The pace and scale of digital transformation in India has inspired tech giants and start-ups to build and robustly invest in the country. The rewards are outsized - as companies who have cracked the India code discovered to their delight, notwithstanding the gloomy predictions from some so-called pundits.
In 2018, as soon as Indian Prime Minister Narendra Modi declared at the World Economic Forum in Davos that India's economy will double to $5 trillion by 2025, economists and investors welcomed the ambitious direction the world's fifth largest economy was taking in raising the country's global prospects and stature.
It was a golden invitation to major companies and investors around the globe to be a part of the success of the world's fastest growing large economy and democracy.
But examining the reactions to the bold announcement, Harvard professor and management guru Vijay Govindarajan found that the debate unfolding in India was quite different: “You have the media pointing out the country's shallow middle class, growing inequality and joblessness, and a trail of multinationals frustrated by the lack of China-like success in India... While India remains a challenging market, there are at least three reasons global firms cannot overlook the country without consequences,” he observed in an analysis co-authored with Ravi Venkatesan for Harvard Business Review.
The reasons cited by Govindarajan in 2018 included a dramatic growth in infrastructure spending, backed by a strong emerging middle class and a tech startup boom across the country.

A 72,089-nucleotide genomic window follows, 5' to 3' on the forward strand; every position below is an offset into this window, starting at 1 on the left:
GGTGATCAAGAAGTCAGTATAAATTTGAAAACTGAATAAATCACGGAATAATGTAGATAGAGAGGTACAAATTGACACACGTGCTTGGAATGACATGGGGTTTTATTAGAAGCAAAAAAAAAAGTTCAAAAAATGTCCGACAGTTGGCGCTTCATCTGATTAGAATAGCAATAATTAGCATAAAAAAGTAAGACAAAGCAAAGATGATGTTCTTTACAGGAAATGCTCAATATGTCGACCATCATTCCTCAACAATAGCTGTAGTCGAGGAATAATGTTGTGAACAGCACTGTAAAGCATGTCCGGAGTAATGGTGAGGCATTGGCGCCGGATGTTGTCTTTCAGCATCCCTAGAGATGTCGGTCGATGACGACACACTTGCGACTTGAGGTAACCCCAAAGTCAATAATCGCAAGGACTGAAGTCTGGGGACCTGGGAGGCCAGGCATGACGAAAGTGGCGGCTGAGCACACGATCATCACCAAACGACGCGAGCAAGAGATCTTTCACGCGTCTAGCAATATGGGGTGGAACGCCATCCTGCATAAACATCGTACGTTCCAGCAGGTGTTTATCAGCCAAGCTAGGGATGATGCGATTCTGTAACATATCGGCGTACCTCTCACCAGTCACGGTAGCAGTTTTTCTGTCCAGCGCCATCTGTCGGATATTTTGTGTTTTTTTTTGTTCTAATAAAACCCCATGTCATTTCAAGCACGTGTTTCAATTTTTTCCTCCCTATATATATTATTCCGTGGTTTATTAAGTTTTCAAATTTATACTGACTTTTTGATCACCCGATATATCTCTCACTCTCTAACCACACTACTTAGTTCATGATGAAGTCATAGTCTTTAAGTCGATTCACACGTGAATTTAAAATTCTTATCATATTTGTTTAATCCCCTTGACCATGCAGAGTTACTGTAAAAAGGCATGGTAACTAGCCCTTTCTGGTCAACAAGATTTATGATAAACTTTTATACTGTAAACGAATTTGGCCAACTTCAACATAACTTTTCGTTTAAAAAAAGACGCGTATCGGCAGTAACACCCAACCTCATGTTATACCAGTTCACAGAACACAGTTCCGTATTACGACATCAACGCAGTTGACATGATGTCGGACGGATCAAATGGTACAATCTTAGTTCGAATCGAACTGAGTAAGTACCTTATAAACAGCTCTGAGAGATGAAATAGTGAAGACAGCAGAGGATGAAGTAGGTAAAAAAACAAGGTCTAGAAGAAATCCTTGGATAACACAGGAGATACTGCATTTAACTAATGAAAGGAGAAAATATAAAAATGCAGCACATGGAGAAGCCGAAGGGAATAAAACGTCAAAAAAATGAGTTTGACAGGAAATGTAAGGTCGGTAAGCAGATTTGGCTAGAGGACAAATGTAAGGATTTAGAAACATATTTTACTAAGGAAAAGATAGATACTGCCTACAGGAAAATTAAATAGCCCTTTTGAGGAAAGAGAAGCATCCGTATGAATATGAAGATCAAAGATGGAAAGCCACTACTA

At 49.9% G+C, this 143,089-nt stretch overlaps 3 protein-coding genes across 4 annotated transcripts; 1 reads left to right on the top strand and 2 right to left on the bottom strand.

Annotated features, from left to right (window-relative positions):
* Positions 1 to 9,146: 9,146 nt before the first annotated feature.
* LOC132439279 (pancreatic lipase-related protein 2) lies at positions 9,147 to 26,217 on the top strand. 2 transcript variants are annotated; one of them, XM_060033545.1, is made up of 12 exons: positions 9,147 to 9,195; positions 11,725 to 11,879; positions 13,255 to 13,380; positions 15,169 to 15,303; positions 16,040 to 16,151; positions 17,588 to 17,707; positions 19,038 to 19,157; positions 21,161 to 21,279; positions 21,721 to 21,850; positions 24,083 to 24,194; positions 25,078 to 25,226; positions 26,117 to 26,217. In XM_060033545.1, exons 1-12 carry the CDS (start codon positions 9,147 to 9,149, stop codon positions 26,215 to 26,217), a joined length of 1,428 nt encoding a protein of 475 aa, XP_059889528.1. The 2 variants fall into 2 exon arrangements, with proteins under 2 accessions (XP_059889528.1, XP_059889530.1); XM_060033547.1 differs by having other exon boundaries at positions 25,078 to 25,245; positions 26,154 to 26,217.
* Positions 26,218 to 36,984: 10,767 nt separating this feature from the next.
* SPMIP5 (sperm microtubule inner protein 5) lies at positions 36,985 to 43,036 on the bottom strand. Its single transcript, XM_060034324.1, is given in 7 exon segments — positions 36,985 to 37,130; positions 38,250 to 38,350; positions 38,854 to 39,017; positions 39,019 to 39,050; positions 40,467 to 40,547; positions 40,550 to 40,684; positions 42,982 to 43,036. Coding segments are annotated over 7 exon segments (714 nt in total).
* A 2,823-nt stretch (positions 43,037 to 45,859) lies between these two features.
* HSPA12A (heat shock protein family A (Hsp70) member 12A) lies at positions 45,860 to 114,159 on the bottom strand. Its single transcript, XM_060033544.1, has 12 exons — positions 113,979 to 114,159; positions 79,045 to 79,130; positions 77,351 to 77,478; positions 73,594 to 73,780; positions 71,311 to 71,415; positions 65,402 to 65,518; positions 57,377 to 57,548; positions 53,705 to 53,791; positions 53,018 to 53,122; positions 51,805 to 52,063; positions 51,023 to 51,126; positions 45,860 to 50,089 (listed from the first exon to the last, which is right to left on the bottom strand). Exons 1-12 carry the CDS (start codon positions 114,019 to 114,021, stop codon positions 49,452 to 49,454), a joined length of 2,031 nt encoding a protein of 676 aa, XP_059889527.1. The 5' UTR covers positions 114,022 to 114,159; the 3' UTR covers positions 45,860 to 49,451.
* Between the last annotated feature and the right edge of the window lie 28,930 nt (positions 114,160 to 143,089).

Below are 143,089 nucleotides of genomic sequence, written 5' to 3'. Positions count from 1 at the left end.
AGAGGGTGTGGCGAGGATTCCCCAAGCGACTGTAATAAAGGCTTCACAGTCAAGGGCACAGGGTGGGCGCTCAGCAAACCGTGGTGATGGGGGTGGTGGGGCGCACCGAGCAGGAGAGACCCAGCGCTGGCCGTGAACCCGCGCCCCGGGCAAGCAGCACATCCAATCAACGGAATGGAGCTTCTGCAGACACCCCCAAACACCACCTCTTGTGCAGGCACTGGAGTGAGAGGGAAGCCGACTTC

More than two years down the line, the reasons why FDIs have gained traction and global investors and companies remain bullish on India are basically the same - never mind the domestic experts.
India's massive infrastructure spending spree to boost its airports, cities, hotels, ports, highways, bridges, hospitals, power plants and renewable energy capacity have transformed several critical sectors. For instance, India expanded its solar generating capacity eightfold since 2014 and achieved the target of 20GW of capacity four years ahead of schedule. Similarly, in the start-up space, especially in the aftermath of the Covid-19 pandemic, there is an acute demand for leveraging technology to solve India's unique problems - from the major shortage of hospital beds and medical professionals in the healthcare sector to the arenas of financial services, education and justice. Huge opportunities for tech startups in these sectors have attracted a number of innovative tech companies to the Indian market in the past few years.